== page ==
Child care costs more than in-state college tuition
CNN - The average cost of full-time daycare for kids up to the age of 4 has reached $9,589 a year, according to a new report from the think tank New America. That now tops the average cost of in-state college tuition, which runs about $9,410.
That means parents earning the national median household income (a little north of $53,000) would need to shell out 18% of their income for the care of just one child.
The younger your child, the higher your bill. Infant care costs about 12% more than toddler care. It ranges from a low of $6,590 a year in Arkansas, or 15% of median state income; to a high of $16,682 in Massachusetts, or about 25% of median income there.
And, of course, the lower your income, the higher your level of stress over footing the bill. Minimum wage workers, on average, will have to fork over nearly two-thirds of their pay for child care.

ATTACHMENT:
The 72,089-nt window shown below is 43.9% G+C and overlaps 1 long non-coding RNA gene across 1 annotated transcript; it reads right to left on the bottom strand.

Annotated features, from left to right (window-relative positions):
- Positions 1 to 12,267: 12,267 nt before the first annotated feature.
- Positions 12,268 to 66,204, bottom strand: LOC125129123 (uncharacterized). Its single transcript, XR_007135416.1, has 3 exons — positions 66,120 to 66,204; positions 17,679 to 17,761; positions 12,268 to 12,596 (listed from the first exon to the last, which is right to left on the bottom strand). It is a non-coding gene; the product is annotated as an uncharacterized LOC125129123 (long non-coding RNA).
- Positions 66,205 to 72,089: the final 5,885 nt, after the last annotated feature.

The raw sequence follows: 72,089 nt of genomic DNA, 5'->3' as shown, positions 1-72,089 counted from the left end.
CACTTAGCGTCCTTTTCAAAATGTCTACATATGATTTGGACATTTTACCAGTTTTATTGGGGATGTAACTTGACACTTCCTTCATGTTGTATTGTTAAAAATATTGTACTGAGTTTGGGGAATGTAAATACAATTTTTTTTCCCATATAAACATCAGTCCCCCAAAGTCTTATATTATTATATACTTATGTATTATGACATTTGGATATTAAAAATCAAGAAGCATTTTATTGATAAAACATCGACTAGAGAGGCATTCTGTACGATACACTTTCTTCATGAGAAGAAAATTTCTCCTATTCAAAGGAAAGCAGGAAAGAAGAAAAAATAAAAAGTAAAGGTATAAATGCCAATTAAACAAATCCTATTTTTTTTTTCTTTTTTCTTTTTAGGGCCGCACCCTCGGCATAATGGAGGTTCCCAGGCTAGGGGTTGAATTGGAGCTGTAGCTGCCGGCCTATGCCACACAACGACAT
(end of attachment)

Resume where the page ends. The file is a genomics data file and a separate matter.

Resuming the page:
Having a nanny at home will cost far more - an average of $28,353 a year. Put another way, that's more than half of U.S. median household income, 188% of the income for a single minimum wage worker or three times the cost of average in-state college tuition.
The authors of the New America report stress the value of early care to foster a child's brain development and ability to learn. "An effective system should be built on three pillars: affordable cost, high quality and easy availability. That is not happening in the current fragmented, patchwork system," they wrote.
Only 11% of child care centers nationwide are accredited, the report said. And 20% of families said they use more than one child care arrangement in any given week, both paid and unpaid.
The top five states with the highest overall care score are Connecticut, New Hampshire, Massachusetts, Rhode Island and Minnesota.
The bottom five states with the lowest overall score are West Virginia, Mississippi, New Mexico, Nevada and Oklahoma.
Saturday, January 20 2018 12:26 AM EST2018-01-20 05:26:56 GMT
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